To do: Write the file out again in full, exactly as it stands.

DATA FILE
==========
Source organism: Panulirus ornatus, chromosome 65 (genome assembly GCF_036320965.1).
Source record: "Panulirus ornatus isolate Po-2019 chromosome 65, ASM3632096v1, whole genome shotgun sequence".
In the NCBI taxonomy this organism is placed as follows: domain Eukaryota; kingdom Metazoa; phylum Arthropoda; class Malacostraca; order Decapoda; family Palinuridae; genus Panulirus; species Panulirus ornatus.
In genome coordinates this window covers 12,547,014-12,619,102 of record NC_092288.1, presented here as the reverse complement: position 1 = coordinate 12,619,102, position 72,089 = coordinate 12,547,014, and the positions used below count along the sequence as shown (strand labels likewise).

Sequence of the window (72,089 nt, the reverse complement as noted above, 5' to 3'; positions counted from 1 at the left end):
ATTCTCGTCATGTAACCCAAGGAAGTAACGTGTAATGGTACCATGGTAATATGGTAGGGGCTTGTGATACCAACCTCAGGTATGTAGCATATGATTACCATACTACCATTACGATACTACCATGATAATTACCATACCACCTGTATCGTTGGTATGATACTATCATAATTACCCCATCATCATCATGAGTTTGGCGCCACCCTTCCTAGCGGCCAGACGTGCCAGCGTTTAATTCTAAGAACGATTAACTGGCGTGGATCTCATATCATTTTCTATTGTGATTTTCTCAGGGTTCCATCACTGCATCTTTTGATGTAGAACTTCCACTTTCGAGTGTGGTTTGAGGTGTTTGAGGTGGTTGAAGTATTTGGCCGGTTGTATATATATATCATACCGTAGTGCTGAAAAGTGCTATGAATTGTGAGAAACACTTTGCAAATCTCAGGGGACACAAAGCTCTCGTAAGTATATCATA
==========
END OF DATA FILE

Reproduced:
Source organism: Panulirus ornatus, chromosome 65 (genome assembly GCF_036320965.1).
Source record: "Panulirus ornatus isolate Po-2019 chromosome 65, ASM3632096v1, whole genome shotgun sequence".
In the NCBI taxonomy this organism is placed as follows: domain Eukaryota; kingdom Metazoa; phylum Arthropoda; class Malacostraca; order Decapoda; family Palinuridae; genus Panulirus; species Panulirus ornatus.
In genome coordinates this window covers 12,547,014-12,619,102 of record NC_092288.1, presented here as the reverse complement: position 1 = coordinate 12,619,102, position 72,089 = coordinate 12,547,014, and the positions used below count along the sequence as shown (strand labels likewise).

Sequence of the window (72,089 nt, the reverse complement as noted above, 5' to 3'; positions counted from 1 at the left end):
ATTCTCGTCATGTAACCCAAGGAAGTAACGTGTAATGGTACCATGGTAATATGGTAGGGGCTTGTGATACCAACCTCAGGTATGTAGCATATGATTACCATACTACCATTACGATACTACCATGATAATTACCATACCACCTGTATCGTTGGTATGATACTATCATAATTACCCCATCATCATCATGAGTTTGGCGCCACCCTTCCTAGCGGCCAGACGTGCCAGCGTTTAATTCTAAGAACGATTAACTGGCGTGGATCTCATATCATTTTCTATTGTGATTTTCTCAGGGTTCCATCACTGCATCTTTTGATGTAGAACTTCCACTTTCGAGTGTGGTTTGAGGTGTTTGAGGTGGTTGAAGTATTTGGCCGGTTGTATATATATATCATACCGTAGTGCTGAAAAGTGCTATGAATTGTGAGAAACACTTTGCAAATCTCAGGGGACACAAAGCTCTCGTAAGTATATCATA